Suction cups can increase blood flow, and could be one way of providing pain relief after an injury.

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WHEN I INJURED my back late last year, cupping was not at the top of my list for therapies. I knew I wanted massage, a visit to the chiropractor and probably acupuncture too. While I have some silicone cups I use at home when I feel sore, particularly in my forearms or quads, until recently I had not been cupped professionally.

But during a visit to my chiropractor, Dr. Karlie Causey, to work on my back, she asked whether I was OK trying cupping on my back. I didn’t care what she did, as long as it made my back feel better, which it did.

I had been curious, anyway, to know more about cupping, and how and why it works.

Cupping looks more painful than it is, though it can be very intense. Traditional cupping therapy is used in Chinese medicine to move blood and energy flow. You can use glass cups or plastic, and with heat or a pump, suction is created in the cup and pulls at your tissue.

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The suction, particularly if left in one place, leaves circular, red marks on your skin. Swimmer Michael Phelps was often seen with red cupping marks during the Rio Olympics last year.

In traditional Chinese medicine, cupping is used to treat ailments ranging from the common cold to arthritis to muscle pain; many acupuncturists offer it. Causey uses it mainly to relieve pain, she says. Research backs up cupping as a tool to treat pain, which is what athletes tend to focus on.

Your skin already has good blood flow, but cupping brings even more blood to the area you’re working on, Causey says; the capillaries break, and cells come in to help clean it out. Cupping is thought to increase circulation and lymphatic drainage; all of that blood flow can help the body heal faster.

Causey uses it frequently for patients who aren’t getting full range of motion, or if a body part feels restricted. Rather than leaving the cups in one place, she moves them around to lift and decompress the skin and fascia. The movement helps the tissue slide and glide to help get back to full range of motion.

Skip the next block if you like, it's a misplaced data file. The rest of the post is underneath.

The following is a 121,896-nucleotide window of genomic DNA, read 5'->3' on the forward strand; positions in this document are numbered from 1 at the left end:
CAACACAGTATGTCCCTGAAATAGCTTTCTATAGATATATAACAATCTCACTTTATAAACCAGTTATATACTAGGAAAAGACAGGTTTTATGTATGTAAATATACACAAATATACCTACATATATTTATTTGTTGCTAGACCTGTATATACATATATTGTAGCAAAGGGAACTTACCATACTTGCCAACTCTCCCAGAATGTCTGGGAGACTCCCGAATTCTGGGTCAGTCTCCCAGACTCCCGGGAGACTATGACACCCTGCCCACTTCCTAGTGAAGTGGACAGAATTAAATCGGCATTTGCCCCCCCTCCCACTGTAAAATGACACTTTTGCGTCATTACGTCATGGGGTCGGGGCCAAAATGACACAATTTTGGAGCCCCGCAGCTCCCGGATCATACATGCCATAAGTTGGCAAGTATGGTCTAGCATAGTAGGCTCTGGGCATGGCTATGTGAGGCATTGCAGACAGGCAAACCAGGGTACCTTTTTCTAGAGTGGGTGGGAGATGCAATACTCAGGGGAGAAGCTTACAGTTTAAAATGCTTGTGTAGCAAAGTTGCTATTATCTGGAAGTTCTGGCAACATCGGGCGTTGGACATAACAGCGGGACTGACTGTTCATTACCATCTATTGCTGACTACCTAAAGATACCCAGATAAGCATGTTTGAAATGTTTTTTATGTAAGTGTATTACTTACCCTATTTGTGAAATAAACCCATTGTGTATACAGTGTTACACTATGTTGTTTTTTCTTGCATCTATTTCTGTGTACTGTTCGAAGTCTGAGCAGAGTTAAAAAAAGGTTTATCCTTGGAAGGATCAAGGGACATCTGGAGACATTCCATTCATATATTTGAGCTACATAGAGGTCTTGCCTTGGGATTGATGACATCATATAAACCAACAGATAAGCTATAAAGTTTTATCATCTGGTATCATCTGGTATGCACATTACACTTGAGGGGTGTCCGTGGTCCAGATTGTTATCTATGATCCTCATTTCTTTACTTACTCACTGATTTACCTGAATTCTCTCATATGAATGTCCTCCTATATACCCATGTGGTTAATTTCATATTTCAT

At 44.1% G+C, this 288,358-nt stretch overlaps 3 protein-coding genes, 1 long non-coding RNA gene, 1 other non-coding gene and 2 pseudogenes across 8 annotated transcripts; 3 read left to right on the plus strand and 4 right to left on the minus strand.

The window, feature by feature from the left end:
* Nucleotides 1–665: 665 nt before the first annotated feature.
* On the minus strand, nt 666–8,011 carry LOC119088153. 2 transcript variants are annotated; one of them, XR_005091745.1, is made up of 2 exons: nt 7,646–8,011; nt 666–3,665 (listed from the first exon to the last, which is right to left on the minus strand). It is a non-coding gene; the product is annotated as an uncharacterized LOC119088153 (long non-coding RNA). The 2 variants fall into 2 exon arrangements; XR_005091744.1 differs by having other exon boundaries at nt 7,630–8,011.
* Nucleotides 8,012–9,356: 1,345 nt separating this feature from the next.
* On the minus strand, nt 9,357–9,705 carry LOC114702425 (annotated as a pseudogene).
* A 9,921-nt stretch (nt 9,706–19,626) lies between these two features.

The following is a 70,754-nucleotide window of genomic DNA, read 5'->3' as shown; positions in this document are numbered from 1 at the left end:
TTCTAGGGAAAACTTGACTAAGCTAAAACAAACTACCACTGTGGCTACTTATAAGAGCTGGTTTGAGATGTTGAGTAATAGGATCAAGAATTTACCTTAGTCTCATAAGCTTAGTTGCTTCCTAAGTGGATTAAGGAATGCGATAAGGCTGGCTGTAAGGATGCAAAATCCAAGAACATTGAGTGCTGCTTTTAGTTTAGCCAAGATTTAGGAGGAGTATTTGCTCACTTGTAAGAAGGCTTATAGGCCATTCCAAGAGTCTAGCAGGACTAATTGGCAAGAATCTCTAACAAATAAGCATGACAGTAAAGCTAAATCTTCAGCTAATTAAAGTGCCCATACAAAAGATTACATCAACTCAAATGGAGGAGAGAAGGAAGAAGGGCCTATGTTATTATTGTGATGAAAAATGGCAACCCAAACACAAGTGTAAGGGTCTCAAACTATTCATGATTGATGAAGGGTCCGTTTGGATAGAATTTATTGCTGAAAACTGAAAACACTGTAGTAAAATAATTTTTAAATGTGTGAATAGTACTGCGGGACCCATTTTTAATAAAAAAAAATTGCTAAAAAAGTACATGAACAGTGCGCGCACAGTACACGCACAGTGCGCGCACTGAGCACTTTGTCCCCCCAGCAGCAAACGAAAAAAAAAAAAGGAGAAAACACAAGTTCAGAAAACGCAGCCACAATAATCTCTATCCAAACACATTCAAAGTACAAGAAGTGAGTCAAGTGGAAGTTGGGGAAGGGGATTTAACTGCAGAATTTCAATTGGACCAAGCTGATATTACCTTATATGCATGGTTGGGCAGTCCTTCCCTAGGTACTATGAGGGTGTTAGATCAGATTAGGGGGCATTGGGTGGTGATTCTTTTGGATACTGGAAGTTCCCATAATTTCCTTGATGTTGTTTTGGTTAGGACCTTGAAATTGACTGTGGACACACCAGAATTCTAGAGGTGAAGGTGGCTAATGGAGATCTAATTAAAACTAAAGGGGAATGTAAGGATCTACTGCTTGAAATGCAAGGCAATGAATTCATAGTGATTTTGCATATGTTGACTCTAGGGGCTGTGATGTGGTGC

Some people don’t like cupping because of the bruising, she says. The bruises are not painful, per se, but some people don’t care for them. Also, she checks in with people on their pain tolerance, and with patients on blood thinners. It’s not a fit for everyone.

When Causey first did cupping on me, the suction was a lot more intense than the gentle gel cups I had been using at home. As she moved the cups around, I could feel an intense pressure and pulling on my skin. First, I clenched my teeth, then went with deep breathing. It was a relief when it was over, and it did feel like the pain had dissipated.

Causey has seen cupping work well on lower back and shoulder injuries. That said, it requires clinical judgment to decide whether cupping is right for someone, she says. Causey considers cupping one of her many tools. If you have lower back pain, you might need acupuncture, massage, a chiropractic adjustment, rest — or cupping. She says there are many medical providers out there who can support you if something hurts.

“Life’s too short to not do something about pain,” she says.